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Art Bus Opens Doors to New York Galleries

On Saturday, Nov. 19, about 20 Columbia students from a wide range of backgrounds gathered for an afternoon of intense gallery-hopping. It was the last in a series of "Art Bus" tours started up this fall by the CU Arts Initiative.

Every week, beginning Oct. 17, groups of Columbia students have been spending their Saturday afternoons exploring New York City galleries under the guidance of the University's own art experts, including Gareth James, chair of the Visual Arts Division, as well as several graduate students at the School of the Arts (SOA).

Ashmina Ranjit served as docent for the Nov. 19 tour. A SOA M.F.A. candidate, Ranjit focused on her area of study: contemporary South and East Asian art, particularly pieces that explore women's experiences and perspectives.

Of the hundreds of galleries to choose from, time and geography restricted Ranjit to just four: Plum Blossoms Gallery (555 West 25th St.), to see the work of Chinese female artists Wu Shaoxinang and Jian Shuo; Ceres Gallery (547 W. 27th St.), to see the group show by 10 artists in the Asian American Women Artists Alliance; Bose Pacia (508 W. 26th St.), to view pieces by Indian artist Zarina Hashmi; and Sundaram Tagore Gallery (137 Greene St.), to contemplate works by another Indian female artist, Sohan Quari.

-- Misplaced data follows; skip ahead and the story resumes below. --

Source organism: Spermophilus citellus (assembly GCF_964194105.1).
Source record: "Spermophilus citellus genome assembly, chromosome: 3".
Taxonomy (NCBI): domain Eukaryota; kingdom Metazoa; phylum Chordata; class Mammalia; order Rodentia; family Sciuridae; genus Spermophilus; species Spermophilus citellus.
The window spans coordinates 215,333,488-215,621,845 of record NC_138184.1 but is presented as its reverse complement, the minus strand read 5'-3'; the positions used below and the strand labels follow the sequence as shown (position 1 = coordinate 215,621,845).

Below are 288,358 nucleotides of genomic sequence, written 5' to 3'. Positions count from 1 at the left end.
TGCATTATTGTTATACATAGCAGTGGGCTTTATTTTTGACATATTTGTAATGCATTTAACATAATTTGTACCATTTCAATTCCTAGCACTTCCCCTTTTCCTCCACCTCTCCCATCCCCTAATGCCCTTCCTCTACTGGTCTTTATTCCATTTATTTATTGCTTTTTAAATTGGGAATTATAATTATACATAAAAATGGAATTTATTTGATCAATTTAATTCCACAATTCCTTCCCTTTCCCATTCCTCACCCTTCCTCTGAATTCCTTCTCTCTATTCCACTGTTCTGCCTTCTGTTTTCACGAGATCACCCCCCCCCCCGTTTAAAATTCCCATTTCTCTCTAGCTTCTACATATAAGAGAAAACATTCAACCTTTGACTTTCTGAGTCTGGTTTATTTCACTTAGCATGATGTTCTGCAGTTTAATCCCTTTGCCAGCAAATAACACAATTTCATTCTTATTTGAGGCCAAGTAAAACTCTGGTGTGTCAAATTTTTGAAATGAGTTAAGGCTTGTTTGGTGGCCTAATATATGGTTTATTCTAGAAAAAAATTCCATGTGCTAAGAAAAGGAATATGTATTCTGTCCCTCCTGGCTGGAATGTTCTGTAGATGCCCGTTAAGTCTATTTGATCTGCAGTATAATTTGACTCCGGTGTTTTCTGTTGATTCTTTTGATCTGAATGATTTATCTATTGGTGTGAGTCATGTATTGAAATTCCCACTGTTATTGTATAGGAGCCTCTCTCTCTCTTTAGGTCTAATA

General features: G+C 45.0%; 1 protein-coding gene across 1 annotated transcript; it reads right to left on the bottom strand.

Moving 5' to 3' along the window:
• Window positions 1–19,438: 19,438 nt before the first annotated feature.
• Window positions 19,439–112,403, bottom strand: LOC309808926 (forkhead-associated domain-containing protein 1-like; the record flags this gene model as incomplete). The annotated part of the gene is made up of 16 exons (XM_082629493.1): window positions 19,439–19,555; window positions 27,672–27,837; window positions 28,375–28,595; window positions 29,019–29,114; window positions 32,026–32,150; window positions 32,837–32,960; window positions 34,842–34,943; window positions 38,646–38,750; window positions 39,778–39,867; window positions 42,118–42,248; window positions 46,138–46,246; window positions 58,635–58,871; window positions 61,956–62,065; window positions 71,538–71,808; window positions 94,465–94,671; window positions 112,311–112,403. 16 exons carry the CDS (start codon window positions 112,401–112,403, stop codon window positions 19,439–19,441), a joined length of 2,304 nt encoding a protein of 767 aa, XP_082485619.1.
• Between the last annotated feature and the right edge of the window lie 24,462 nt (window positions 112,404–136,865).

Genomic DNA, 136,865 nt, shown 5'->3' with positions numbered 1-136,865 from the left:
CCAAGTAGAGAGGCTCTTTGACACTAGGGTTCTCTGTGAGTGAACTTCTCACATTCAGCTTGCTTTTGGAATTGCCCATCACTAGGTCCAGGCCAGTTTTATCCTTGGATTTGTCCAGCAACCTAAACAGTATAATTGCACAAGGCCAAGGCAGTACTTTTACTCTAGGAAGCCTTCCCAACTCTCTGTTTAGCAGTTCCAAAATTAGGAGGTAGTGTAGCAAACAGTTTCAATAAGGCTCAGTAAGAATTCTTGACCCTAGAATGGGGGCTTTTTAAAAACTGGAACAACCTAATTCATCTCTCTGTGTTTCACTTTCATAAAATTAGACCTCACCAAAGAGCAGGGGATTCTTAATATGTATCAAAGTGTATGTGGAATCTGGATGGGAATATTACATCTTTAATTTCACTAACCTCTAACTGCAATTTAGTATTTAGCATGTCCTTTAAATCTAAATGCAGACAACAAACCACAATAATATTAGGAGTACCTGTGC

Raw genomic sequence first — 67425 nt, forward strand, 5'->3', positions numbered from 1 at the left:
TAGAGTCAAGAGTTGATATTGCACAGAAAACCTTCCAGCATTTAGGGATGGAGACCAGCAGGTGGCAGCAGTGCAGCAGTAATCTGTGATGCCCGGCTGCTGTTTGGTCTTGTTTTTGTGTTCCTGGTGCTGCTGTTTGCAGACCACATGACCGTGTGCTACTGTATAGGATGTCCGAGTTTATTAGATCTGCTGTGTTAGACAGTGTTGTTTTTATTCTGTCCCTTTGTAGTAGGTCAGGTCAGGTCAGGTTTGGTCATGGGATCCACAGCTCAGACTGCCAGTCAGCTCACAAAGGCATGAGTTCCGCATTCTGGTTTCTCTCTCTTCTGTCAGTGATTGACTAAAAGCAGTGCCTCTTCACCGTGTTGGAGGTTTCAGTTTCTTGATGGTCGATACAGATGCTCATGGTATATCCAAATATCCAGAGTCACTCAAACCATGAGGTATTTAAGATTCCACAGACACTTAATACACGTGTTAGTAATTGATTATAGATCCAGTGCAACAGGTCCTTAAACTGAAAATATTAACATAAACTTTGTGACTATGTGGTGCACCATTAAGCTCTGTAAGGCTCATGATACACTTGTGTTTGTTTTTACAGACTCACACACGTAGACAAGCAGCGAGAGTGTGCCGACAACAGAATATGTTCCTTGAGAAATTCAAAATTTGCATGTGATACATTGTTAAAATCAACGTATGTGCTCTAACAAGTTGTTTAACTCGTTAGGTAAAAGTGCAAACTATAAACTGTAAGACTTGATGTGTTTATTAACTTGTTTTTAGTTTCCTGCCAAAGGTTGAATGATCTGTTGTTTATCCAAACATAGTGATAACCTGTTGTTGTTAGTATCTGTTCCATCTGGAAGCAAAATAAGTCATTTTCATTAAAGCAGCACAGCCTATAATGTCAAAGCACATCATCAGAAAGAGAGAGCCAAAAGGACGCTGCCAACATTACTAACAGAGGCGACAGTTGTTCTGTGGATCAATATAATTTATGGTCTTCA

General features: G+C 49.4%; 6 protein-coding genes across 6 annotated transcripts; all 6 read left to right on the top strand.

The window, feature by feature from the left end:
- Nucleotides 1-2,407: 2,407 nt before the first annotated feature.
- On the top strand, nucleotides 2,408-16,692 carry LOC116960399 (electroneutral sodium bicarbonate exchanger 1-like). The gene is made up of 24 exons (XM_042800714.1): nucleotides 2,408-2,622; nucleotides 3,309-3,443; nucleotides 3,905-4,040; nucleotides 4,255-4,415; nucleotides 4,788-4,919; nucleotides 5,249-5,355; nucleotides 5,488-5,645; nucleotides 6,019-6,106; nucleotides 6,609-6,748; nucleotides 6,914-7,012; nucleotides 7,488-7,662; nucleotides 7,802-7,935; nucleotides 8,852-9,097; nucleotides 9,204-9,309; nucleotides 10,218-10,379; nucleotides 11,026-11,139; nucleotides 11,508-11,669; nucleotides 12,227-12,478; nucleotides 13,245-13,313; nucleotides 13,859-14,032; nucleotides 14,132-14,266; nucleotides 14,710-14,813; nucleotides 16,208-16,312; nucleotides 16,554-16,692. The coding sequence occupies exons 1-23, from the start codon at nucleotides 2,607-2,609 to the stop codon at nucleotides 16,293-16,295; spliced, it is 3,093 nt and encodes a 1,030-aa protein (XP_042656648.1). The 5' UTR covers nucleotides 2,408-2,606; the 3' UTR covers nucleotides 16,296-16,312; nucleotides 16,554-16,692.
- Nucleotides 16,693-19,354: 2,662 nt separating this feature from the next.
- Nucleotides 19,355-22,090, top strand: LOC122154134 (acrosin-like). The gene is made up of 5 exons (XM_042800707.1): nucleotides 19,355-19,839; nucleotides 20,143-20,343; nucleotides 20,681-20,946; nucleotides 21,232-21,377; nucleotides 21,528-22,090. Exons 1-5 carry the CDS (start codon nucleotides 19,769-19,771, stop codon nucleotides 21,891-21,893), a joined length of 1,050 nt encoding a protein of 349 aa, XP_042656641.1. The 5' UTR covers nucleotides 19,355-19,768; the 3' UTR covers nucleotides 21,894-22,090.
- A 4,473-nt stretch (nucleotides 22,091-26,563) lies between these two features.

Ranjit's whirlwind tour included some non-art students who'd never been to a gallery before -- some had not even been to Chelsea or Soho. Ranjit said she hoped she'd been successful at providing the kind of "short and quick introduction" that would give them the confidence to explore the city's gallery scene on their own one day.

A few students admitted they did not appreciate all of the pieces Ranjit showed them. Tanuja Gengiah, who studies at the Mailman School of Public Health, said she judged the pieces largely on the basis of aesthetics -- on whether she "liked the way they looked."

For art students, by contrast, Ranjit's tour provided an opportunity to expand their knowledge of the international art scene. Miwako Tezuka, a graduate student in art history, said she'd been taking the Art Bus tours to gain a wider exposure to the city's best artists, as recommended by other art students.

The organizers hope to repeat the event series next fall. Meantime, students can keep visiting galleries on their own. At least one member of the Nov. 18 expedition is already planning to do just that. Li Tang, SIPA '07, declared he would go gallery-hopping again, "by myself or with a friend."

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Published: Dec 09, 2005
Last modified: Dec 08, 2005

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